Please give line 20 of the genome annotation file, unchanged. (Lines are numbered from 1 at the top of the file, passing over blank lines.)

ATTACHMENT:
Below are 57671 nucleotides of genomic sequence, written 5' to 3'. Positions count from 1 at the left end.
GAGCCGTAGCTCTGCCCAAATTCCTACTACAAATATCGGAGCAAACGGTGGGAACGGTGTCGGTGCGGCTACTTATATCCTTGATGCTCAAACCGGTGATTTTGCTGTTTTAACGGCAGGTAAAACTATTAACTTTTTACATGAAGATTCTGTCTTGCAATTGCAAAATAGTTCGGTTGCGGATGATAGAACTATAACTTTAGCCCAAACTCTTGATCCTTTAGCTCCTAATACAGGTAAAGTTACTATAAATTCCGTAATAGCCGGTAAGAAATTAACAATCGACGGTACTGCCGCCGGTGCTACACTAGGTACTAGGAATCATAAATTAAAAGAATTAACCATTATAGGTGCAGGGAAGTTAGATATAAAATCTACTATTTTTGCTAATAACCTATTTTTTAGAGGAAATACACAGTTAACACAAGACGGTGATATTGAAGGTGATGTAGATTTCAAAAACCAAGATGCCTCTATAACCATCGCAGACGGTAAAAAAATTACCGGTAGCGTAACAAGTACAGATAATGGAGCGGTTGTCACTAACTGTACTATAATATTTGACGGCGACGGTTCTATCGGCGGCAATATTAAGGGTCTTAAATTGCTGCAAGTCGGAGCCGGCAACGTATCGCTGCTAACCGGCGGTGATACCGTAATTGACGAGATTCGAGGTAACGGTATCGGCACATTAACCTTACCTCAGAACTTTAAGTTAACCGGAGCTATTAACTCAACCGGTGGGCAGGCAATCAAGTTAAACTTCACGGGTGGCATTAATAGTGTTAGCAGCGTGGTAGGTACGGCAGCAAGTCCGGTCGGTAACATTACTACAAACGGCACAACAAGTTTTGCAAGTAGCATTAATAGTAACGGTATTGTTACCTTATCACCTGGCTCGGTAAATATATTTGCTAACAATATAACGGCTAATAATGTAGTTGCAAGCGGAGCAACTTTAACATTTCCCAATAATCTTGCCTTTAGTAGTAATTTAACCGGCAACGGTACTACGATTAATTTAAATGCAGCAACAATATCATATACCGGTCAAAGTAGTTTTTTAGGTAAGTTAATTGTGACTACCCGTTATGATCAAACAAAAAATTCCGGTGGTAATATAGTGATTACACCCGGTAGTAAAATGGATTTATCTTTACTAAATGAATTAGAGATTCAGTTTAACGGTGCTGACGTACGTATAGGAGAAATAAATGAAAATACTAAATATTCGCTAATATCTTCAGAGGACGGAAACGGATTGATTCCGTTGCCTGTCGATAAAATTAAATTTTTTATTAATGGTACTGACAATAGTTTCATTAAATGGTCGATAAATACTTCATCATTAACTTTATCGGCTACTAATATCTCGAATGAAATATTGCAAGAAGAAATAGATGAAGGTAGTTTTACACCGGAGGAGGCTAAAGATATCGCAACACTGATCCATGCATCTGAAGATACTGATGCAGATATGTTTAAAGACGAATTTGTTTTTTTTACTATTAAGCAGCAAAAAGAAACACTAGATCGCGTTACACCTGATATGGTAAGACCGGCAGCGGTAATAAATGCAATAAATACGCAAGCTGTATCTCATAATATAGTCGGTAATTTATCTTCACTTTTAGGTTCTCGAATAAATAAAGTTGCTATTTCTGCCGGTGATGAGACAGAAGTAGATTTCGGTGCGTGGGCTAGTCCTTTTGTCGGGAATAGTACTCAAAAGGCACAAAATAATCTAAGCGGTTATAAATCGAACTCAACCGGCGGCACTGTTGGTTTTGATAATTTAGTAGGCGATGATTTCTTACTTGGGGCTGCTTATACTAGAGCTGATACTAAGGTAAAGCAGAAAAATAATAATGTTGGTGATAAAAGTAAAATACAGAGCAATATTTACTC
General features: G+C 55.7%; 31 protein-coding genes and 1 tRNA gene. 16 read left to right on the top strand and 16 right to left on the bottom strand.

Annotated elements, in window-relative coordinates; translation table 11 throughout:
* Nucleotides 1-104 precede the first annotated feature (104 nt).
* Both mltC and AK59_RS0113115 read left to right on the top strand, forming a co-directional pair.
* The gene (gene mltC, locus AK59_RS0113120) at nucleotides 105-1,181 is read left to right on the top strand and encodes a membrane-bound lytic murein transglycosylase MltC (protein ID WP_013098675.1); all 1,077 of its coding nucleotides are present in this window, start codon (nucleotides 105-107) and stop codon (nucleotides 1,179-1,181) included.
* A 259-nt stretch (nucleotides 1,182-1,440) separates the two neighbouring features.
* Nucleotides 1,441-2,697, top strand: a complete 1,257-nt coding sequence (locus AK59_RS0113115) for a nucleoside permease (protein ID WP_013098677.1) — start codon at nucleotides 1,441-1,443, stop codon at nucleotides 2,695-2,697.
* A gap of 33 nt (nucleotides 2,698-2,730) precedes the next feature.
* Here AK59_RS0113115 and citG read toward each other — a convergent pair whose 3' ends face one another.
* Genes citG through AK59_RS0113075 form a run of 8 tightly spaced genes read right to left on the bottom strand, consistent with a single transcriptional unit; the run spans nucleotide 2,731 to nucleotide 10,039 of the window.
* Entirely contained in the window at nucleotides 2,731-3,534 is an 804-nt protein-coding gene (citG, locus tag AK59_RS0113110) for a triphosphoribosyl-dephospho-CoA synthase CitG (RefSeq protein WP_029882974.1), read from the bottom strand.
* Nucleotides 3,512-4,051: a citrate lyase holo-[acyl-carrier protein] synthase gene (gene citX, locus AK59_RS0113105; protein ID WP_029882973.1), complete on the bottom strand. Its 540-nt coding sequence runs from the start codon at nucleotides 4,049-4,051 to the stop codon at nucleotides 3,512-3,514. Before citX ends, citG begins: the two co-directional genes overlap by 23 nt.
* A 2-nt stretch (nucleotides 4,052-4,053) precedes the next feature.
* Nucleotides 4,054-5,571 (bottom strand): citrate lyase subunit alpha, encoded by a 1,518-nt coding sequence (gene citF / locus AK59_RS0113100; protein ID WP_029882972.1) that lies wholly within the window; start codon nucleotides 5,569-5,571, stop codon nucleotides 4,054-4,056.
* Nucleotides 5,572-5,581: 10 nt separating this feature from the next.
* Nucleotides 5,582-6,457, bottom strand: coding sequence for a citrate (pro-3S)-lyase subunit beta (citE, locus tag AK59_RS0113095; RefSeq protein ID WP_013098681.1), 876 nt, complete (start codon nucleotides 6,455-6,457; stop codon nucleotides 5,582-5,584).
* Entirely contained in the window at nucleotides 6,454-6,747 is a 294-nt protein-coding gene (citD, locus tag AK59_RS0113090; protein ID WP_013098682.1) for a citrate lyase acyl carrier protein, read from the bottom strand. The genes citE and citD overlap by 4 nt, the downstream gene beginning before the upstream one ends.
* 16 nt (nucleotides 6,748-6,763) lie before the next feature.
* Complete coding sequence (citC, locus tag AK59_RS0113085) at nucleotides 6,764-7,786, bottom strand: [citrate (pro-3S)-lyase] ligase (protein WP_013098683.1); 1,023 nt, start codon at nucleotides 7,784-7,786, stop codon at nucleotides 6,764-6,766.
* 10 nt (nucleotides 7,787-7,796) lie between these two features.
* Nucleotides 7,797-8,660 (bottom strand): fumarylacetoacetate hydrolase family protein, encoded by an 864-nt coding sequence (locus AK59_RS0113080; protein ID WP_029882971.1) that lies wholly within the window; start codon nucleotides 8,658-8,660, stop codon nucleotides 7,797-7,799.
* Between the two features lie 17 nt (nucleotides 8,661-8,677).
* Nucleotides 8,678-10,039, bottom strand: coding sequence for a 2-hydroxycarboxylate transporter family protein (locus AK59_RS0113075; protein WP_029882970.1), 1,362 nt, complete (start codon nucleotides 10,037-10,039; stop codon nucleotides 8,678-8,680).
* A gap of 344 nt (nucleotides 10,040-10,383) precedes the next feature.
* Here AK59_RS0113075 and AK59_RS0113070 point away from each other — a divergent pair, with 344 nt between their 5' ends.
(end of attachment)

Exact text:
* 16 nt (nucleotides 6,748-6,763) lie before the next feature.